These and other advantages of the present invention will become apparent to those skilled in the art upon reading and understanding the following detailed description with reference to the accompanying figures.

BRIEF DESCRIPTION OF THE DRAWINGS

FIG. 1 is a circuit diagram illustrating a pass transistor circuit according to Example 1 of the present invention;

FIG. 2 is a circuit diagram illustrating a pass transistor circuit according to Example 2 of the present invention;

FIG. 3 is a layout diagram illustrating a pass transistor circuit of the present invention;

FIG. 4 is a cross-sectional view taken along line A-A′ of FIG. 3;

FIG. 5 is a circuit diagram illustrating a conventional pass transistor circuit formed only of an n-type MOSFET;

FIG. 6 is a circuit diagram illustrating a conventional pass transistor circuit corresponding to the circuit illustrated in FIG. 4;

FIG. 7 is a circuit diagram illustrating a known CVSL circuit;

FIG. 8 is a circuit diagram illustrating a known DPL circuit;

FIG. 9 is a layout diagram illustrating the circuit illustrated in FIGS. 5 and 6; and

FIG. 10 is a layout diagram illustrating a conventional CMOS circuit.

FIG. 11 is a circuit diagram illustrating a pass transistor circuit according to Example 3 of the present invention;

DESCRIPTION OF THE PREFERRED EMBODIMENTS

The present invention will now be described by way of illustrative examples with reference to the accompanying figures.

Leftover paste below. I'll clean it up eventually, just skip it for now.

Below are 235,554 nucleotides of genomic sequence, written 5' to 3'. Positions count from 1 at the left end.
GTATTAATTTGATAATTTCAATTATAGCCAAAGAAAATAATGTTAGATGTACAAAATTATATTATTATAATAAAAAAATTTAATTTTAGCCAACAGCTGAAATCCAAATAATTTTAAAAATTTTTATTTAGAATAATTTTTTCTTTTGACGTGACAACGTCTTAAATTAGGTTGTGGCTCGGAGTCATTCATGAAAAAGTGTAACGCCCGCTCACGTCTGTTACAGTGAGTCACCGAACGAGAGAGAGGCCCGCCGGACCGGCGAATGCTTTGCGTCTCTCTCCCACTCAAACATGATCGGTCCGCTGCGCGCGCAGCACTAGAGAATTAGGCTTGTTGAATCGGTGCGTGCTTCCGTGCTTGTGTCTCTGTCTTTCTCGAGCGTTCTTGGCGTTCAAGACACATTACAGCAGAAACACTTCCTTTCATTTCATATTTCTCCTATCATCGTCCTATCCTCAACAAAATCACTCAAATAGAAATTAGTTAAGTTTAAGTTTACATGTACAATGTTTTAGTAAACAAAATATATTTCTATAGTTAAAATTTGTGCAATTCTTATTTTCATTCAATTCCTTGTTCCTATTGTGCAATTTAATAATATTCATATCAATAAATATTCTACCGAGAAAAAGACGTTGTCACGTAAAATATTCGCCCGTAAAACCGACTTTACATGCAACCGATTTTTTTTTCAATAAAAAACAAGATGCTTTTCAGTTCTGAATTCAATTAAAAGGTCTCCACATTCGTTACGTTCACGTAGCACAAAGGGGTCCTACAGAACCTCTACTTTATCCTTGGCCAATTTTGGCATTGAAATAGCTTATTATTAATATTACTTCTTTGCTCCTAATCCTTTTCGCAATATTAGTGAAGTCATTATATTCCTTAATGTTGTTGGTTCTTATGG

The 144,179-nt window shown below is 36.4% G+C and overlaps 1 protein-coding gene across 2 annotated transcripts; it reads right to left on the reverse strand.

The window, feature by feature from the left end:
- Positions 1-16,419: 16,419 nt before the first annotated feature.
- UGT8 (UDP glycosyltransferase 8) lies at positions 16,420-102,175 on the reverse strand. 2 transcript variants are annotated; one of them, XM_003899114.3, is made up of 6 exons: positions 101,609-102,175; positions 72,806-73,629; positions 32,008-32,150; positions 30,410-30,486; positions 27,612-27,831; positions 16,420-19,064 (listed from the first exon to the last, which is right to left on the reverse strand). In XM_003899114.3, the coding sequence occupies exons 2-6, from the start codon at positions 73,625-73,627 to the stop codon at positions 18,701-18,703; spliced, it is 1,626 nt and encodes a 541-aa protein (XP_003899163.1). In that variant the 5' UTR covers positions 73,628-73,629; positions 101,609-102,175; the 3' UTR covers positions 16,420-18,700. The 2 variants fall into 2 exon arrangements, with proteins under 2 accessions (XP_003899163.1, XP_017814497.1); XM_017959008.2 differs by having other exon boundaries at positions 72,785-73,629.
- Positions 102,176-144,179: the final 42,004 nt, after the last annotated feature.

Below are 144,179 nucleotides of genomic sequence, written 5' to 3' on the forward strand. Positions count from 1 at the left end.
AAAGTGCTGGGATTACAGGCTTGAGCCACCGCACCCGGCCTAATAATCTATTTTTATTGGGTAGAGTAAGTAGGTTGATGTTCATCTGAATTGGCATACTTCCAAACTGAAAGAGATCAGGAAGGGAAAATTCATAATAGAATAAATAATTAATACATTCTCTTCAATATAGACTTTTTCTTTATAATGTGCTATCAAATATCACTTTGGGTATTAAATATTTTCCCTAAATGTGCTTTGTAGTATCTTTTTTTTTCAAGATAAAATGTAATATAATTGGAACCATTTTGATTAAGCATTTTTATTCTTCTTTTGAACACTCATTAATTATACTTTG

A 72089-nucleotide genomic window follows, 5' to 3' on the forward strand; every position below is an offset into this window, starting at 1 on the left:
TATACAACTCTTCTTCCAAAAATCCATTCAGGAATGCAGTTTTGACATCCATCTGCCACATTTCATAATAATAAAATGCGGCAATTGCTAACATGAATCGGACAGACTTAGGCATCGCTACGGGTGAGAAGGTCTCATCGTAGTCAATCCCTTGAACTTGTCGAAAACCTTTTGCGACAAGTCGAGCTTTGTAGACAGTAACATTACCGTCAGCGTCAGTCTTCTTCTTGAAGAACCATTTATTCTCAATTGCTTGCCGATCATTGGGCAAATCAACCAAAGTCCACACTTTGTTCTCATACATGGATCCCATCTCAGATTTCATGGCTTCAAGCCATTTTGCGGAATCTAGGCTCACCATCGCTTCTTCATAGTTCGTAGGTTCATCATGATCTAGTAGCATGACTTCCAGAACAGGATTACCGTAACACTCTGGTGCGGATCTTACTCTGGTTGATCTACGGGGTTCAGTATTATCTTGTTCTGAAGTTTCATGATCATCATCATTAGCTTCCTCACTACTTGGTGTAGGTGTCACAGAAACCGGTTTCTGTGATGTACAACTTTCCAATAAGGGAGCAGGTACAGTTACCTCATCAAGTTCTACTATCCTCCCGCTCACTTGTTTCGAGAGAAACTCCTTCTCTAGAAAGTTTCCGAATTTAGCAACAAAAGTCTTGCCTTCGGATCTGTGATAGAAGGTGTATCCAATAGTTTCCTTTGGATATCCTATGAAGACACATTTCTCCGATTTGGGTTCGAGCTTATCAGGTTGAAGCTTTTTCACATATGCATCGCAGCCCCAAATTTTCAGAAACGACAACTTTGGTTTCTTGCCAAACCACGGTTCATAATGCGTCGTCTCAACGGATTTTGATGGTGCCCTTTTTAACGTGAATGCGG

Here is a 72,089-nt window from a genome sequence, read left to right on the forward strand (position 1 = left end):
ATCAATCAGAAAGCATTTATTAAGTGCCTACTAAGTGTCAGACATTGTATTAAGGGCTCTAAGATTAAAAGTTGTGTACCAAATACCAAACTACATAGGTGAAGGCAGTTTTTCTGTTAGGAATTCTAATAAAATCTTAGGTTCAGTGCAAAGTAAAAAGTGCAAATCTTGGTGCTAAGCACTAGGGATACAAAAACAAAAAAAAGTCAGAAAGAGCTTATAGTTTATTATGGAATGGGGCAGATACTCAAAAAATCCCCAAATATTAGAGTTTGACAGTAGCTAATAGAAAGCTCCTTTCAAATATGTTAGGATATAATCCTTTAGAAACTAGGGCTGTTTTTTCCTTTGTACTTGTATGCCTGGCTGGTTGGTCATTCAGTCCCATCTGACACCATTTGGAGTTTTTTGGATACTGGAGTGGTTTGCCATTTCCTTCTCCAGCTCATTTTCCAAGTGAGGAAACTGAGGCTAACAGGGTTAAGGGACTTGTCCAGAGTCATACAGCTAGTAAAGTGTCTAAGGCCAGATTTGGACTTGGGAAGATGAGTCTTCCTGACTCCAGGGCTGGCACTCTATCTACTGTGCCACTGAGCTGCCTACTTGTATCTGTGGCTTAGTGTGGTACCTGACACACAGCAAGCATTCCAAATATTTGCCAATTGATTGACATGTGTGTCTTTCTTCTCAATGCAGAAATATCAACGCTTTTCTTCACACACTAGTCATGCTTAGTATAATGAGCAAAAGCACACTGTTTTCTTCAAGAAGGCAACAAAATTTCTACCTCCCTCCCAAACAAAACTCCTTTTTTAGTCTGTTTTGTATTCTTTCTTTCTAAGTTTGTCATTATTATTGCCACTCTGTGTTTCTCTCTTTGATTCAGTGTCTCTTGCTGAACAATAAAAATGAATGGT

EXAMPLE 1

FIG. 1 illustrates a pass transistor circuit according to Example 1 of the present invention. A pass transistor section (pass transistor gate section) of this pass transistor circuit employs a CMOSFET formed of an n-type MOSFET and a p-type MOSFET. This makes the pass transistor circuit different from the conventional pass transistor circuit illustrated in FIGS. 5 and 6.

According to the present invention, one or both of the n-type MOSFET and the p-type MOSFET is produced by a TFT process. In this example, the p-type MOSFET is produced by the TFT process.

Referring to FIG. 1, the pass transistor circuit of Example 1 includes pass transistor sections which are CMOSFETs each formed of an n-type MOSFET (Tr10, Tr12, Tr14 and Tr16) and a p-type MOSFET (Tr11, Tr13, Tr15 and Tr17).

An operation of the pass transistor circuit will now be described. When input signals A and B are each at a high level, the n-type MOSFET Tr16 and the n-type MOSFET Tr10 are ON. At this time, the p-type MOSFET Tr11 and the p-type MOSFET Tr17, to which inverted signals A bar and B bar (inverted from the signals A and B, respectively), are also ON.

Under this condition, if the signal C is at the low level, the inverted signal C bar (i.e., at a high level) of the signal C is transmitted to a node N#10 via the n-type MOSFET Tr10, the p-type MOSFET Tr11, the n-type MOSFET Tr16 and the p-type MOSFET Tr17.

If there are only pass transistor gates which are formed of the n-type MOSFET Tr10 and the n-type MOSFET Tr16, as in the conventional pass transistor circuit, a voltage VDD−Vthn will be transmitted to the node N#10. In Example 1, however, the high level voltage VDD is transmitted due to the p-type MOSFET Tr11 and the p-type MOSFET Tr17.